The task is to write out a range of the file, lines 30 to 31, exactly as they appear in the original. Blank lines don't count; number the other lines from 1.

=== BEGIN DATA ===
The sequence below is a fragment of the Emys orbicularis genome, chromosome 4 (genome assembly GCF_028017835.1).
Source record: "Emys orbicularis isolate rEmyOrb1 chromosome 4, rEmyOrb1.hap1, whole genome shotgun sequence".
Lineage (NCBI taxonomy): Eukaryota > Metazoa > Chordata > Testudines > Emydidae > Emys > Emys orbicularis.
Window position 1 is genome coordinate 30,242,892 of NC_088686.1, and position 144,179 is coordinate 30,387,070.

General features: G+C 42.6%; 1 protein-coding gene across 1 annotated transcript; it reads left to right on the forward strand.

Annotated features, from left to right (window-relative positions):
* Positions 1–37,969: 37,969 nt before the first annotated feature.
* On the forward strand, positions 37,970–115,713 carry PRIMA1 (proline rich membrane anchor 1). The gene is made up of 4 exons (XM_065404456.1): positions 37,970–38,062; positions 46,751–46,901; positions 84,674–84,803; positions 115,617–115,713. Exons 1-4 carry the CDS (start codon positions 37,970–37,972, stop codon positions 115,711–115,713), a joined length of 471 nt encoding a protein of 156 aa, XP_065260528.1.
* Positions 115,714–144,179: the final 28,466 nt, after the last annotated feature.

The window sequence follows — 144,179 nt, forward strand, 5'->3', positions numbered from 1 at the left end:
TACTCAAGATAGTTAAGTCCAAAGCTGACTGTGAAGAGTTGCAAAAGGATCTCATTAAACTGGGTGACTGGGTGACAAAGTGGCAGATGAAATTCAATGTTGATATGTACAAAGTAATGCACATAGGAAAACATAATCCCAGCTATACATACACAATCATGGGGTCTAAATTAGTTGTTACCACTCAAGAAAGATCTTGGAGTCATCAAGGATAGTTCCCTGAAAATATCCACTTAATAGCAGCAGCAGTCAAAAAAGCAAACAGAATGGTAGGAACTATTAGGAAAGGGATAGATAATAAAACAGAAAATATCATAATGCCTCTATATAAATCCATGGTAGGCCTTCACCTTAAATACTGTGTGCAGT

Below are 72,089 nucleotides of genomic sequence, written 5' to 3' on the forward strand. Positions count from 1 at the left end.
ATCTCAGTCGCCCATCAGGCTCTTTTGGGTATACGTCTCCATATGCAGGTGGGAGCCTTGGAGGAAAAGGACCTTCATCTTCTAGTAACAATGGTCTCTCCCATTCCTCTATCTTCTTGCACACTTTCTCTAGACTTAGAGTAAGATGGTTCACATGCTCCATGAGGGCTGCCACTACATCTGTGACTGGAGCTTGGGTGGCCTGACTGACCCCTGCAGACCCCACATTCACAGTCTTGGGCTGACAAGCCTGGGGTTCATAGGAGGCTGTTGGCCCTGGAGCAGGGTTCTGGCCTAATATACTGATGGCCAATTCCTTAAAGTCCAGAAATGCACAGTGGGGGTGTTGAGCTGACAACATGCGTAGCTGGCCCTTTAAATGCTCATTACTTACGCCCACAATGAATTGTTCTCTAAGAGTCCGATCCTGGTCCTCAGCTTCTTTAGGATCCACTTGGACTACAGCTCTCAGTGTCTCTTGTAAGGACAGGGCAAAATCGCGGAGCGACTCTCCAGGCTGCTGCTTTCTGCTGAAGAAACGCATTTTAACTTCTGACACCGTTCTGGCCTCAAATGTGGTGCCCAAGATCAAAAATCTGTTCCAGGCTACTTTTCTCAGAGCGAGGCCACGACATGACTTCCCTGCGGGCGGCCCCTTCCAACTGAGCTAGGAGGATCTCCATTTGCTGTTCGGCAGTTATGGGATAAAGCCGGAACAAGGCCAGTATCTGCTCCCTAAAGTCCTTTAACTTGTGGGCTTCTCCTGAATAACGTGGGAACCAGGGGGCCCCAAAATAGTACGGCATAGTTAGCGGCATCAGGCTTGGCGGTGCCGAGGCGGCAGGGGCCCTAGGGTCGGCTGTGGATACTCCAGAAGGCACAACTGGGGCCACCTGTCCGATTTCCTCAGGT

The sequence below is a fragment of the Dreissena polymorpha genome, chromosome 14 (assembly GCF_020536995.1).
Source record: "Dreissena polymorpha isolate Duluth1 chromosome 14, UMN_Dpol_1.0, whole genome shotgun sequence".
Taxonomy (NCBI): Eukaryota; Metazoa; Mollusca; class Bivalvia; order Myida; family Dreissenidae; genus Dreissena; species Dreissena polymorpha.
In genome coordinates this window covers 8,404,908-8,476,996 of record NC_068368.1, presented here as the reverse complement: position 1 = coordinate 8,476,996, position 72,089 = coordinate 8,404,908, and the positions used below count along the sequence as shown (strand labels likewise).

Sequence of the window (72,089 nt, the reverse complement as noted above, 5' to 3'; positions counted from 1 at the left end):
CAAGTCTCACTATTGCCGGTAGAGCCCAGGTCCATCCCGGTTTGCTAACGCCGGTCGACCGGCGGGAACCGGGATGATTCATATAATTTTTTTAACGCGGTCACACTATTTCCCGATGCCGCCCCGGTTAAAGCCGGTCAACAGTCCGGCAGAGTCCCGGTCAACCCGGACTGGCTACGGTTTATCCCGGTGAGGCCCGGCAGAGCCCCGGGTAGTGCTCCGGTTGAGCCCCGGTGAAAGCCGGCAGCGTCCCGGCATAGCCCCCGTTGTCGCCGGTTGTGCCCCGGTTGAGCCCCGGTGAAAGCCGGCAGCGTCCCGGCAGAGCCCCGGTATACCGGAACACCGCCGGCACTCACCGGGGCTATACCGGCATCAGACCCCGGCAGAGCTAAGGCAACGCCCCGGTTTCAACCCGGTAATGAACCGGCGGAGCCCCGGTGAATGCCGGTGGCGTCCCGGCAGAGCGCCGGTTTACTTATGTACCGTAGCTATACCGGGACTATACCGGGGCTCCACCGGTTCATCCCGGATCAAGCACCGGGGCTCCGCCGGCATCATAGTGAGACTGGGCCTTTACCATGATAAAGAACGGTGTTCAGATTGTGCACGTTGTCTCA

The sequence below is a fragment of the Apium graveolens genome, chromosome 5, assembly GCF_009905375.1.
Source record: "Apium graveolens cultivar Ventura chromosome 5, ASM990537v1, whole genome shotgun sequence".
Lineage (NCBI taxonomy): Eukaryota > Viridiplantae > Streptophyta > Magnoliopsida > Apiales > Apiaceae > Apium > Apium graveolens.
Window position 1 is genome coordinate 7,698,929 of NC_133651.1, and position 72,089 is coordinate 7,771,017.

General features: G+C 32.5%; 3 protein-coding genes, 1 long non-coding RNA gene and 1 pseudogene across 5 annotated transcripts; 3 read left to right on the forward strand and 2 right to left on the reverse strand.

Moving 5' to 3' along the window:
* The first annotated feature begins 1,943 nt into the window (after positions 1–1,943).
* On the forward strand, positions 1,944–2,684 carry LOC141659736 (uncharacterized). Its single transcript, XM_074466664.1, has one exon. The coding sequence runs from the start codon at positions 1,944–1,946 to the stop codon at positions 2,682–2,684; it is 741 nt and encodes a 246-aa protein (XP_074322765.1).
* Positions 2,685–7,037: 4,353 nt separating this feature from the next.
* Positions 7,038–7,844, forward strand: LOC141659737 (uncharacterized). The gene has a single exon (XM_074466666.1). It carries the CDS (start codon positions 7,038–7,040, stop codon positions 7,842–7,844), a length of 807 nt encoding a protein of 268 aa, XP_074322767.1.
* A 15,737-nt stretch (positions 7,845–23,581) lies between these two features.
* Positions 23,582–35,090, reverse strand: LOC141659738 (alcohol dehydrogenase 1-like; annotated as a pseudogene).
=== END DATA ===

* A 15,737-nt stretch (positions 7,845–23,581) lies between these two features.
* Positions 23,582–35,090, reverse strand: LOC141659738 (alcohol dehydrogenase 1-like; annotated as a pseudogene).